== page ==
Pivotal studies supporting the efficacy of rotavirus vaccines developed by Merck & Co and GlaxoSmithKline have been published in the January 4 issue of the New England Journal of Medicine.

A trial of Merck’s Rotateq candidate in 70,000 infants, called REST, found that the vaccine prevented 98% of severe cases of rotavirus gastroenteritis caused by serotypes targeted by the vaccine. The data has been reviewed by a US Food and Drug Administration (FDA) advisory committee which recommended approval of Rotateq at a meeting last month.

Meanwhile, the 63,000-infant trial of GSK’s Rotarix vaccine found that it prevented 85% to 100% of rotavirus cases, depending on the severity of the disease. Rotarix is already on the market in Mexico as GSK has focused on securing approval first in countries with the greatest need for vaccination.

One of the key considerations at the advisory panel meeting was the rate of a side effect called intussusception, a severe twisting of the bowel that led to the only previously approved rotavirus vaccine - Wyeth's RotaShield - being withdrawn from the market in 1999.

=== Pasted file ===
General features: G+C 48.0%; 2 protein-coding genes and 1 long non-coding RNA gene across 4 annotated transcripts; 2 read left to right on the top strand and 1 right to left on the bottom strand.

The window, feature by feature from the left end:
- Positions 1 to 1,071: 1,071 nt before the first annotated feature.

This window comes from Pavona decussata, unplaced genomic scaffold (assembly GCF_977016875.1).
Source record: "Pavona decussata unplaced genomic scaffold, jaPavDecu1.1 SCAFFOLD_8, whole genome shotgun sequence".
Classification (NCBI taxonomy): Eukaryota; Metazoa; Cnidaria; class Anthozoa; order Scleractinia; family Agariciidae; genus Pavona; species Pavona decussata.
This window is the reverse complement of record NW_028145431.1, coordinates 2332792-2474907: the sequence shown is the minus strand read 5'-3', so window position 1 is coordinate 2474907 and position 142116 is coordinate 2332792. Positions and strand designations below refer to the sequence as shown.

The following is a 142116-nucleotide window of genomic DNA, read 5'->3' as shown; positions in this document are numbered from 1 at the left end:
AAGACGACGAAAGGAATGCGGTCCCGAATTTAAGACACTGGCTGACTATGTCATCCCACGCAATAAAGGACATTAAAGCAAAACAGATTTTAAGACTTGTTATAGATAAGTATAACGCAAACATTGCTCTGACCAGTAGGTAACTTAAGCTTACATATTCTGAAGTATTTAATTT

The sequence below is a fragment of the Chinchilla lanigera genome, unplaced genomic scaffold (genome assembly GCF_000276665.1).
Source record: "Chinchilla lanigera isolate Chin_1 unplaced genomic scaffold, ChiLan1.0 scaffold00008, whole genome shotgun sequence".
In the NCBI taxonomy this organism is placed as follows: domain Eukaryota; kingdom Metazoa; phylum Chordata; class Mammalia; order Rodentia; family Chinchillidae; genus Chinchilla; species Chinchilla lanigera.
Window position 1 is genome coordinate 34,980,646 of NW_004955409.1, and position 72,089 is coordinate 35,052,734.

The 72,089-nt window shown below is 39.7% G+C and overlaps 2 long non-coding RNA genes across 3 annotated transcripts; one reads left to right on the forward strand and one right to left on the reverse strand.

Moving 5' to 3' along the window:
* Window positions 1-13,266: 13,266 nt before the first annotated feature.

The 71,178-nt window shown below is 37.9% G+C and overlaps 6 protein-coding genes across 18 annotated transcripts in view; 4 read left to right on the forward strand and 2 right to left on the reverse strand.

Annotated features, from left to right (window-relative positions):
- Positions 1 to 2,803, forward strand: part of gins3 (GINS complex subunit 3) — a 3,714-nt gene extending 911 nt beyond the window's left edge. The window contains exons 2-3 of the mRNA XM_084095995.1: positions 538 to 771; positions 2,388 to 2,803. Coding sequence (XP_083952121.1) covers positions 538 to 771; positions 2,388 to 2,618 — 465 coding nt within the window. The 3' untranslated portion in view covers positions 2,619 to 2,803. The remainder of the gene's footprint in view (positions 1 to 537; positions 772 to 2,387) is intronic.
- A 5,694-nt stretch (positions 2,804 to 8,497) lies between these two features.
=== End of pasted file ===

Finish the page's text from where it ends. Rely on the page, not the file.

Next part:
The published account of REST found no difference between Rotateq and placebo groups with regard to the rate of intussusception after a year’s follow-up. Similarly, GSK’s vaccine was not associated with any increased risk of the side effect.

Rotavirus is the most common cause of severe dehydrating gastroenteritis in infants and young children. Merck’s vaccine targets five strains of rotavirus - G1, G2, G3, G4 and P1 - responsible for more than 90% of rotavirus disease around the world. GSK says Rotarix tackles four strains, including the globally emerging G9P[8].

Worldwide, rotavirus causes more than two million hospitalisations and nearly 500,000 deaths each year.

Merck submitted a Biologics License Application in the USA for Rotateq in April 2005, while partner Sanofi Pasteur MSD filed the product in Europe in the same month. Merck says it is planning to conduct clinical studies this year to evaluate the use of Rotateq in the developing world.

GSK said that since the Mexican launch Rotarix has been licensed in 12 additional Latin American countries and its first markets in Asia – Philippines and Singapore. Approval in Europe is expected in February, although GSK has not yet filed Rotarix in the USA.